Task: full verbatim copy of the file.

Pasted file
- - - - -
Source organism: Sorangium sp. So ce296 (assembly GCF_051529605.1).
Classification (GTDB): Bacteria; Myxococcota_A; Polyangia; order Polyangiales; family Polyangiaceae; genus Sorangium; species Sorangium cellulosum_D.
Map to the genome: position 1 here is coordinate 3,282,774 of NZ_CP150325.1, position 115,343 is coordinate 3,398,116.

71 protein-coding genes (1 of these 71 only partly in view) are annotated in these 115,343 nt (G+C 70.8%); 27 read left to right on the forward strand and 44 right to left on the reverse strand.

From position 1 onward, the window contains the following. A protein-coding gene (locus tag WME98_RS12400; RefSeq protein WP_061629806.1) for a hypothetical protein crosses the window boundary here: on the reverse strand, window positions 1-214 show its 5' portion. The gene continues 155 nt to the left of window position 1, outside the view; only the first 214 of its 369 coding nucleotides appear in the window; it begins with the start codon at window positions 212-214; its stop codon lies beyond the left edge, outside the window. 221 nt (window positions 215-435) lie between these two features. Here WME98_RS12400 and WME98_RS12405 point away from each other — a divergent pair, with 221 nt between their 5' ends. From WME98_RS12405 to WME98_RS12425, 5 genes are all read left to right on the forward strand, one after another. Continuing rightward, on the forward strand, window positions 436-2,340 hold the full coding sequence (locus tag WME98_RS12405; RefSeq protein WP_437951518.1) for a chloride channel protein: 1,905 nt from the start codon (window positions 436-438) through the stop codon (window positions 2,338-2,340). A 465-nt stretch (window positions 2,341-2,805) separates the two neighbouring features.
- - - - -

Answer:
Source organism: Sorangium sp. So ce296 (assembly GCF_051529605.1).
Classification (GTDB): Bacteria; Myxococcota_A; Polyangia; order Polyangiales; family Polyangiaceae; genus Sorangium; species Sorangium cellulosum_D.
Map to the genome: position 1 here is coordinate 3,282,774 of NZ_CP150325.1, position 115,343 is coordinate 3,398,116.

71 protein-coding genes (1 of these 71 only partly in view) are annotated in these 115,343 nt (G+C 70.8%); 27 read left to right on the forward strand and 44 right to left on the reverse strand.

From position 1 onward, the window contains the following. A protein-coding gene (locus tag WME98_RS12400; RefSeq protein WP_061629806.1) for a hypothetical protein crosses the window boundary here: on the reverse strand, window positions 1-214 show its 5' portion. The gene continues 155 nt to the left of window position 1, outside the view; only the first 214 of its 369 coding nucleotides appear in the window; it begins with the start codon at window positions 212-214; its stop codon lies beyond the left edge, outside the window. 221 nt (window positions 215-435) lie between these two features. Here WME98_RS12400 and WME98_RS12405 point away from each other — a divergent pair, with 221 nt between their 5' ends. From WME98_RS12405 to WME98_RS12425, 5 genes are all read left to right on the forward strand, one after another. Continuing rightward, on the forward strand, window positions 436-2,340 hold the full coding sequence (locus tag WME98_RS12405; RefSeq protein WP_437951518.1) for a chloride channel protein: 1,905 nt from the start codon (window positions 436-438) through the stop codon (window positions 2,338-2,340). A 465-nt stretch (window positions 2,341-2,805) separates the two neighbouring features.